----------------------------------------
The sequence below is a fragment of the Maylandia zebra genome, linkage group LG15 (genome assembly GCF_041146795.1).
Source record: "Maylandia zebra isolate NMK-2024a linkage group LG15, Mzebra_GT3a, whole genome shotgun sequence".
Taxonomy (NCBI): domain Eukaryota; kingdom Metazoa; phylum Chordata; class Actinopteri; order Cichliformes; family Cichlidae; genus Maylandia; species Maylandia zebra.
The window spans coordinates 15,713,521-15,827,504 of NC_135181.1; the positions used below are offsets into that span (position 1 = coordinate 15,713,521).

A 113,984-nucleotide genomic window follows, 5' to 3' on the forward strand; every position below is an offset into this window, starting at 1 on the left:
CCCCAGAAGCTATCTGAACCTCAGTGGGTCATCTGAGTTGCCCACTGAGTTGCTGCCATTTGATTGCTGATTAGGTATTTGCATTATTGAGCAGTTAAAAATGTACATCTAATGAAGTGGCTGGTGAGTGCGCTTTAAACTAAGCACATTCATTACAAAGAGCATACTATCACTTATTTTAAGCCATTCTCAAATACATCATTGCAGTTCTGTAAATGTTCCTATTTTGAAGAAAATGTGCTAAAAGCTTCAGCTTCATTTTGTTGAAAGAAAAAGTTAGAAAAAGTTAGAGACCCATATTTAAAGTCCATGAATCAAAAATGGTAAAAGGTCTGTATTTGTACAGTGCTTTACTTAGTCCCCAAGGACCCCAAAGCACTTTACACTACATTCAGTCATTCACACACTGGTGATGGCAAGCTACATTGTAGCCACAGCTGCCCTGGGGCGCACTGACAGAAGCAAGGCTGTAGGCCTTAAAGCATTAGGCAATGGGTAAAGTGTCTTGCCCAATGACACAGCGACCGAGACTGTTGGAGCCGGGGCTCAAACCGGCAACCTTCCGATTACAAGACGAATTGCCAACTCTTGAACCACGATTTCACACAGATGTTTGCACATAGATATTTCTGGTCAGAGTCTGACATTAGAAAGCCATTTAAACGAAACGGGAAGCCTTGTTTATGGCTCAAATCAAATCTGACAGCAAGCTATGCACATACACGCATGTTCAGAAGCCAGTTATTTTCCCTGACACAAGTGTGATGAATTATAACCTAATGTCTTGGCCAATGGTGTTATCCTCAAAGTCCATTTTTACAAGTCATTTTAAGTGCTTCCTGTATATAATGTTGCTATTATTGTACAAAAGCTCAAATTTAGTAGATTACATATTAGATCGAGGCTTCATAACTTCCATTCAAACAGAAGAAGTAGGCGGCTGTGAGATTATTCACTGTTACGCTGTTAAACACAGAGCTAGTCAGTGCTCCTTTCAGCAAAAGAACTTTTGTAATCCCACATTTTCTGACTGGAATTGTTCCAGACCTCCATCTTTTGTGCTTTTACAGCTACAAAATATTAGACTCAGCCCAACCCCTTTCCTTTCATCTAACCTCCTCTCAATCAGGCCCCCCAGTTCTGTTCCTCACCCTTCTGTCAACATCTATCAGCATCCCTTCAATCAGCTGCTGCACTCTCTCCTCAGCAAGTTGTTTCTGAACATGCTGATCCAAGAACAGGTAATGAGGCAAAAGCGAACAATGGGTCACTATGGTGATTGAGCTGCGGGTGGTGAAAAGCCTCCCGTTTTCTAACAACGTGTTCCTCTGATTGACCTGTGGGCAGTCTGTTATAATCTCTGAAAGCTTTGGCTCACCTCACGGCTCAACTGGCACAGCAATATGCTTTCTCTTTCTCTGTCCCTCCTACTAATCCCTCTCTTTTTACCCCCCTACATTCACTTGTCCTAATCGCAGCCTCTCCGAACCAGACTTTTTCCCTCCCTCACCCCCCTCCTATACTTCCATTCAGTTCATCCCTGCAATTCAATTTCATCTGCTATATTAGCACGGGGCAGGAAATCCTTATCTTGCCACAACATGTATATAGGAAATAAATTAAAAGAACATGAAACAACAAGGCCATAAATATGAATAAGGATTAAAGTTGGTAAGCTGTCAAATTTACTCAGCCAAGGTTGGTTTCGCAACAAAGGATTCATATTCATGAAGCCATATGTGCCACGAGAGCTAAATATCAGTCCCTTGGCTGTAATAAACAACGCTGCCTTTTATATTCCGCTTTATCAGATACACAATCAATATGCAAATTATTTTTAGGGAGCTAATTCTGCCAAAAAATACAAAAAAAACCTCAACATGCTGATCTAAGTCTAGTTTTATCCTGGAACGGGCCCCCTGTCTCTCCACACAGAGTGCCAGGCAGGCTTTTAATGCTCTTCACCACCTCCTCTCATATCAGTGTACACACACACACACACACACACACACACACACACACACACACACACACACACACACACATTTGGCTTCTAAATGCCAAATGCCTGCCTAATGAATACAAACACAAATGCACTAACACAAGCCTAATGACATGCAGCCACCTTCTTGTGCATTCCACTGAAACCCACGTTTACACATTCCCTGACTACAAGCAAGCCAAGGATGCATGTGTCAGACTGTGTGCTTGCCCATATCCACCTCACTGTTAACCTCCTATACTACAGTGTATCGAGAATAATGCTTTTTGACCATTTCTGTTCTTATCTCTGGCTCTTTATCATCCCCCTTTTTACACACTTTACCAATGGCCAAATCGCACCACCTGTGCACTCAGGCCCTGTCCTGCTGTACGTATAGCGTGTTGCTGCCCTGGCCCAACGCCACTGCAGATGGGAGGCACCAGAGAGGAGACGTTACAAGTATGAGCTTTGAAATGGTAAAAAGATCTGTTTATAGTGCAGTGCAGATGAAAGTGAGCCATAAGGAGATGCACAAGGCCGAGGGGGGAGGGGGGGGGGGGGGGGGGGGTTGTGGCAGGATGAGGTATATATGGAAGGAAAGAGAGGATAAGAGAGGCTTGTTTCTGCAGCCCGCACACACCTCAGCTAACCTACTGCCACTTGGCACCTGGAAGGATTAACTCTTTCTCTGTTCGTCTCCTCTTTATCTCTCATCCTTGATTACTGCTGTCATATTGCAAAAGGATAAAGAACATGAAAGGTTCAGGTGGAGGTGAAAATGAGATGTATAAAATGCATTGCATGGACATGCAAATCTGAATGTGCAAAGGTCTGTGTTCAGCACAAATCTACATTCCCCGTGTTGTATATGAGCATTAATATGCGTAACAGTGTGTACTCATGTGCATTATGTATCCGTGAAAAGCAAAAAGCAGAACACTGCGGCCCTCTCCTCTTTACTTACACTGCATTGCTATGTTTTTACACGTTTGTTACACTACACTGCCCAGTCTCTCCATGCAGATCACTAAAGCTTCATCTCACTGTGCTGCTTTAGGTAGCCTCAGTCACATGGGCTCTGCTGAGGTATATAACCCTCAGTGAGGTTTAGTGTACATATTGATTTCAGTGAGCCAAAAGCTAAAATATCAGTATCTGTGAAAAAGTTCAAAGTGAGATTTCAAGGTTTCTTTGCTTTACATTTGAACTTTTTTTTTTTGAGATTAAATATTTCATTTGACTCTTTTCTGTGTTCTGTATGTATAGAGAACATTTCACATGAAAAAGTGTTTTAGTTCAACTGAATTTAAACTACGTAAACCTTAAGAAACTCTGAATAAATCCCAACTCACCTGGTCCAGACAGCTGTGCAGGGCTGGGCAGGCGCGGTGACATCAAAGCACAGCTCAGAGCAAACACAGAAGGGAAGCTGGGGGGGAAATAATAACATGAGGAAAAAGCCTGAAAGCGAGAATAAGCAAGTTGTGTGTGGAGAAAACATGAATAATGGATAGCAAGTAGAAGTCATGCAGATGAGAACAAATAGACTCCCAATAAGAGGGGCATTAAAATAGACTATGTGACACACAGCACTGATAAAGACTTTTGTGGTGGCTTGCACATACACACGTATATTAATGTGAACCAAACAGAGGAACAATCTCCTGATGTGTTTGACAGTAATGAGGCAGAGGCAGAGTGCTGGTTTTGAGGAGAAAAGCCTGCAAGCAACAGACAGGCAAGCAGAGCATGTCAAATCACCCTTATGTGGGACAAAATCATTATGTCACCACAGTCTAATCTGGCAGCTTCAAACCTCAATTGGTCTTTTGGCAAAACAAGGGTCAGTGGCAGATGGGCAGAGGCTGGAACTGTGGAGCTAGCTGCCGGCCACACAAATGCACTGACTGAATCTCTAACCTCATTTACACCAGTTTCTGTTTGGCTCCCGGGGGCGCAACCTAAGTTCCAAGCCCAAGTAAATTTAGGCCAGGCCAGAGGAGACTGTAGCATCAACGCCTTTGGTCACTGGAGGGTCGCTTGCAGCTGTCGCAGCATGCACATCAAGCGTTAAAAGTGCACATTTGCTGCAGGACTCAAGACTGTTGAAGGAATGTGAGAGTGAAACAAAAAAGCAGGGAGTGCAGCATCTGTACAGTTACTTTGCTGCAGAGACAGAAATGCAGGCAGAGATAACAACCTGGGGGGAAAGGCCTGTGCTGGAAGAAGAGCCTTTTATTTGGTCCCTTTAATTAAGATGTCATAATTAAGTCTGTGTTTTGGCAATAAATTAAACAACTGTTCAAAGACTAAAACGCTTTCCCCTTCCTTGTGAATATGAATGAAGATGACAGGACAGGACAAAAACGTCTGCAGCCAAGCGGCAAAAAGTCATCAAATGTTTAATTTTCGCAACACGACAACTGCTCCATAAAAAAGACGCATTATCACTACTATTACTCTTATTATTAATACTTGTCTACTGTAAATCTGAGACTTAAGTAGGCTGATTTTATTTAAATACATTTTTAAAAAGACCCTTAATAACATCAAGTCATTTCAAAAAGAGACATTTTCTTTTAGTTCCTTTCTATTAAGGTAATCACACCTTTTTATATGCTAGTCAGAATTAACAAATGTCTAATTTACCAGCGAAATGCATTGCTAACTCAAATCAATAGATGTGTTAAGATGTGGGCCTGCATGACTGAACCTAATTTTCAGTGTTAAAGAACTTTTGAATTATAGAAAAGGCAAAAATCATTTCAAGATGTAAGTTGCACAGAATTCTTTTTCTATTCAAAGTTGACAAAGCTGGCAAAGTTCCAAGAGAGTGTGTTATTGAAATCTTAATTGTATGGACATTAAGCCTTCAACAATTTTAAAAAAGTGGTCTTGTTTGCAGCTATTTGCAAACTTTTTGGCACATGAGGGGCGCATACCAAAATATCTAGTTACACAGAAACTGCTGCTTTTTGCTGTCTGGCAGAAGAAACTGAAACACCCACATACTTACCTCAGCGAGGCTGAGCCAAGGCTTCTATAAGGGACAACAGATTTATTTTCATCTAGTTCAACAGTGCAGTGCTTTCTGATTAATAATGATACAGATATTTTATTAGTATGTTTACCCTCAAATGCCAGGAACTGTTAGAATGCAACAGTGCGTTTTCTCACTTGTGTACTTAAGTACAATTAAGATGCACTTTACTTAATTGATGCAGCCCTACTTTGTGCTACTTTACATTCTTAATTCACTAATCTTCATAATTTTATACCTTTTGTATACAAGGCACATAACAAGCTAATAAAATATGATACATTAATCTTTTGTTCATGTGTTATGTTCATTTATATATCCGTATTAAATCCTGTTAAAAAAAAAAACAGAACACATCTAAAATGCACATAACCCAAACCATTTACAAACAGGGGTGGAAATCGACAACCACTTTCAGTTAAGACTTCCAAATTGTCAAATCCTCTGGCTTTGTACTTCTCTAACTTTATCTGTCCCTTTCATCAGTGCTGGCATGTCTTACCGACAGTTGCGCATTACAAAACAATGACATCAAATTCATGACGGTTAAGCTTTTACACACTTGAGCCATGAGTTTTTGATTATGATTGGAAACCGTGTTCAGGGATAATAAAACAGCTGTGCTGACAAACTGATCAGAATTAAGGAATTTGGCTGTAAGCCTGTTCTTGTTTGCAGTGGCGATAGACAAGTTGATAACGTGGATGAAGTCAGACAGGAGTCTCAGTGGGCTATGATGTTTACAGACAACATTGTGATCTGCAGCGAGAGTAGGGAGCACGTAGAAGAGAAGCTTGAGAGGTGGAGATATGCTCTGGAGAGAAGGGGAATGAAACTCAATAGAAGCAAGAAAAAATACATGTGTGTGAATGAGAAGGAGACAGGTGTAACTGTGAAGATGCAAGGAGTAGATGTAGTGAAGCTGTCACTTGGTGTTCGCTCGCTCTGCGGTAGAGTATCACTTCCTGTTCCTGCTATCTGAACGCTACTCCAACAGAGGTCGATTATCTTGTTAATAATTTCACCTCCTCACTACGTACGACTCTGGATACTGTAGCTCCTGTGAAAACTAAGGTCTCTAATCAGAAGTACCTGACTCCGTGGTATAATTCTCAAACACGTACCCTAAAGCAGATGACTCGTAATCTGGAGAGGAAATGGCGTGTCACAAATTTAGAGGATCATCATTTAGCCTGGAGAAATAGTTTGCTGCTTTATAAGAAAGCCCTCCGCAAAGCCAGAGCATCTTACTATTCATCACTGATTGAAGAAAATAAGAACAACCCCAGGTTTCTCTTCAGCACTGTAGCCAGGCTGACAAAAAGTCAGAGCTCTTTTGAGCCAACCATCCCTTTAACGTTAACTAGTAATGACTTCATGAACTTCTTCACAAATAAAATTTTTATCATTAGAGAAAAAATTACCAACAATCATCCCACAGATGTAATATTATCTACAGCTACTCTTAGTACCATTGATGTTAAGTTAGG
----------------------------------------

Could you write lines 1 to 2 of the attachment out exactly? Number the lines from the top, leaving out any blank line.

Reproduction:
The sequence below is a fragment of the Maylandia zebra genome, linkage group LG15 (genome assembly GCF_041146795.1).
Source record: "Maylandia zebra isolate NMK-2024a linkage group LG15, Mzebra_GT3a, whole genome shotgun sequence".